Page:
The first thing that struck me was the awesome size of the open spaces.  The second thing was how dry most of the cavern seemed to be.  In between, the white calcite always had a liquid appearance, regardless of the wet/dry reality.

They have carefully implemented the lighting to great effect, in my opinion.  But, it left us in dim lighting the entire time, playing havoc with our poor little camera, trying so hard to produce acceptable results.  They are currently in the process of converting to all LED lighting, to save on their electrical bill.

A couple of pillars (columns) alongside stalagmites

These draperies were unique and interesting.  Sometimes they were translucent, with the artificial light shining through.

The Hidden Elephant--Does this cave make my butt look big?

Unbelievably clear water--they try hard to keep it this way.  People keep dropping coins and food.

No Comment...

"History was made on August 19, 1952, 750 feet below the surface of the earth, at Carlsbad Caverns National Park. Tex Helm fired off 2,400 number 2 Super Flashbulbs, lighting 55 million square feet of surface in the Big Room, to capture the beauty of this view. Never attempted again, this magnificant 'Big Shot' is a result of Mr Helm's technical know-how gained through 30 years of photographic experience throughout the world."  I hope you enjoy this vintage photo.


Rock of Ages

As we exited from the elevator, we noticed a group with protective headgear and headlamps emerging from one of the longer, 5 hour tours of the caves.  I envied them, but felt we had done enough for one day: a formal tour of  the King's Chamber and a self-guided tour of the Big Room.  Time to relax.

Once again we were grateful for our choice of timing in taking this Road Trip--almost no crowding at tourist sites.

At the end of the tour and our self-guided tour of the Big Room, we had the senior special lunch: half a turkey and cheese sandwich, pickle and green chili with pork soup--spicy, but delicious.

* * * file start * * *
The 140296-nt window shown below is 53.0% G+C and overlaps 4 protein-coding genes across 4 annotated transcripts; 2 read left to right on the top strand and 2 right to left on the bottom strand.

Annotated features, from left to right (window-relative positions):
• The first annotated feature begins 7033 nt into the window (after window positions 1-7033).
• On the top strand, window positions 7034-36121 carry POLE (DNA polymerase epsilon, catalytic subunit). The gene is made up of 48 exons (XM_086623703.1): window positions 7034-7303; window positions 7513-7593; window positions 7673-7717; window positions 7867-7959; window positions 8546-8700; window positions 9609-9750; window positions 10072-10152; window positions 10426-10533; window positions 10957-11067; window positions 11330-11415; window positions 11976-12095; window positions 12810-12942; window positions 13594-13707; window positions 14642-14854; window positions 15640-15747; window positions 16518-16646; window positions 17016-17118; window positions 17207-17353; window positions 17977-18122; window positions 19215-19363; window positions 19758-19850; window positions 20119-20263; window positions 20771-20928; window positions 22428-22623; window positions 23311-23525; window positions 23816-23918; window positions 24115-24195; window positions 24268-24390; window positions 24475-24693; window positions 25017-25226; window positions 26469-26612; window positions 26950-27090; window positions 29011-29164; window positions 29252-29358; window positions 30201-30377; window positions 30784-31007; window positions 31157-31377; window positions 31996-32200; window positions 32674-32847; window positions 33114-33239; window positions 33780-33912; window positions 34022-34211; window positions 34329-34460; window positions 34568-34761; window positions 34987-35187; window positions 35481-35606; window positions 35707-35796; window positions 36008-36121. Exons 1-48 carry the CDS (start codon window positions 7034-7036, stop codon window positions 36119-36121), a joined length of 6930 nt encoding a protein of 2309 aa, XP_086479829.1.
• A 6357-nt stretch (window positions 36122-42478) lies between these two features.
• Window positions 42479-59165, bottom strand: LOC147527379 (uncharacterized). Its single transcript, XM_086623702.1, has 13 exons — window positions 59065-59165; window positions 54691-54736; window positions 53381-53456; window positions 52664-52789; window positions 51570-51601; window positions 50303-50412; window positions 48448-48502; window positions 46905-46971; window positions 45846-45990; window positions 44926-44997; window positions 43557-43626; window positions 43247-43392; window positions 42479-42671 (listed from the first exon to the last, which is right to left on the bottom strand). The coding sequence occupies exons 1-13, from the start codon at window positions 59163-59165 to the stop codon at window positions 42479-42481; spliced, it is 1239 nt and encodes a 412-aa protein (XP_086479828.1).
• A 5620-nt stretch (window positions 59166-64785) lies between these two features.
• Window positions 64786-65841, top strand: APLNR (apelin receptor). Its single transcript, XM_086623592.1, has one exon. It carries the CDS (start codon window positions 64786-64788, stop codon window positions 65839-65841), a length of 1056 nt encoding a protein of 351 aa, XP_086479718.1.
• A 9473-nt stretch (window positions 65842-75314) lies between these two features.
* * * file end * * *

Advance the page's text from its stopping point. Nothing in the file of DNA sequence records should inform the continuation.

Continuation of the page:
Lunch with the Jetsons 800 feet underground

We are in the only motel in the area.  Its great virtue is that you turn right, drive down Carlsbad Caverns Road for 5 miles and you are there.  We should have been suspicious when we discovered only one bar of soap.  The only restaurant here gets mostly very bad reviews but we decided to give it a try anyway rather than drive 20 miles to the next town.  The reviews were correct.  We shared a Mexican combo plate and Claire gave me most of it and then after trying it, pushed more onto my plate.  The Continental Breakfast at the motel consists of bad coffee, packaged muffins and a carton of low quality OJ.  The "town" is about as dead as any we've seen and consists of about 8 buildings.  The woman in the grocery store, if you can call it that, said she can't wait to get out of here and is just waiting for her son to graduate from high school.  The only activity is the guy doing construction work on our motel.  We're getting used to the hammering, sawing and dumpster dumping. Well, they never promised us a rose garden.  However, there is a lovely pool with a tempting water slide, outside; but it is too cool to try.  We are anxious to move on, edging ever closer to California, Yosemite and then home.

The whole object of travel is not to set foot on foreign land; it is at last to set foot on one's own country as a foreign land. ~ G.K. Chesterson